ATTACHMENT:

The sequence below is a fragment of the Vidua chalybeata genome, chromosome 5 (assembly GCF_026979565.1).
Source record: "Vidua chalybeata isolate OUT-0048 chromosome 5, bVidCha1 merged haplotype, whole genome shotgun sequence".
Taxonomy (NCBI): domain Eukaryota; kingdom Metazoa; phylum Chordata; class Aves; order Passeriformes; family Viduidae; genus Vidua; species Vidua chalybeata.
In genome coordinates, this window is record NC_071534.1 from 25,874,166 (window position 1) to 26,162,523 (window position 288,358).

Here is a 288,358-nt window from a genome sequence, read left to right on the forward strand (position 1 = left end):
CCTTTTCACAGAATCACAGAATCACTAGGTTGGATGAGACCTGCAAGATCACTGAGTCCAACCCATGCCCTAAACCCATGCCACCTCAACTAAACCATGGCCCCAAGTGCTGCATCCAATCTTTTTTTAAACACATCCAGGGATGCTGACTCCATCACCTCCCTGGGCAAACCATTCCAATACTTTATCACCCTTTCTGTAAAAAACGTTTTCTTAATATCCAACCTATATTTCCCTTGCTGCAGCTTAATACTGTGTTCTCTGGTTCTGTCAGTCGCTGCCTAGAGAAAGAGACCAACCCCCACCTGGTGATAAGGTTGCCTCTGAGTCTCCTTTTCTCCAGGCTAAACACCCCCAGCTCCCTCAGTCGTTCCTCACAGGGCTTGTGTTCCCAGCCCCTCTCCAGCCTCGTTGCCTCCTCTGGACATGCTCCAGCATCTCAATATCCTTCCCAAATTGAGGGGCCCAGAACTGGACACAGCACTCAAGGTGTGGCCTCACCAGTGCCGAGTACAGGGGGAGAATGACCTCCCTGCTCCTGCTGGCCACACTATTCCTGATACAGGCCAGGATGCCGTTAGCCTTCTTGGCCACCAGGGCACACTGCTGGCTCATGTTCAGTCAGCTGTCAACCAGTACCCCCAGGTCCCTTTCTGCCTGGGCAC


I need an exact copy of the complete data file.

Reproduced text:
The sequence below is a fragment of the Vidua chalybeata genome, chromosome 5 (assembly GCF_026979565.1).
Source record: "Vidua chalybeata isolate OUT-0048 chromosome 5, bVidCha1 merged haplotype, whole genome shotgun sequence".
Taxonomy (NCBI): domain Eukaryota; kingdom Metazoa; phylum Chordata; class Aves; order Passeriformes; family Viduidae; genus Vidua; species Vidua chalybeata.
In genome coordinates, this window is record NC_071534.1 from 25,874,166 (window position 1) to 26,162,523 (window position 288,358).

Here is a 288,358-nt window from a genome sequence, read left to right on the forward strand (position 1 = left end):
CCTTTTCACAGAATCACAGAATCACTAGGTTGGATGAGACCTGCAAGATCACTGAGTCCAACCCATGCCCTAAACCCATGCCACCTCAACTAAACCATGGCCCCAAGTGCTGCATCCAATCTTTTTTTAAACACATCCAGGGATGCTGACTCCATCACCTCCCTGGGCAAACCATTCCAATACTTTATCACCCTTTCTGTAAAAAACGTTTTCTTAATATCCAACCTATATTTCCCTTGCTGCAGCTTAATACTGTGTTCTCTGGTTCTGTCAGTCGCTGCCTAGAGAAAGAGACCAACCCCCACCTGGTGATAAGGTTGCCTCTGAGTCTCCTTTTCTCCAGGCTAAACACCCCCAGCTCCCTCAGTCGTTCCTCACAGGGCTTGTGTTCCCAGCCCCTCTCCAGCCTCGTTGCCTCCTCTGGACATGCTCCAGCATCTCAATATCCTTCCCAAATTGAGGGGCCCAGAACTGGACACAGCACTCAAGGTGTGGCCTCACCAGTGCCGAGTACAGGGGGAGAATGACCTCCCTGCTCCTGCTGGCCACACTATTCCTGATACAGGCCAGGATGCCGTTAGCCTTCTTGGCCACCAGGGCACACTGCTGGCTCATGTTCAGTCAGCTGTCAACCAGTACCCCCAGGTCCCTTTCTGCCTGGGCAC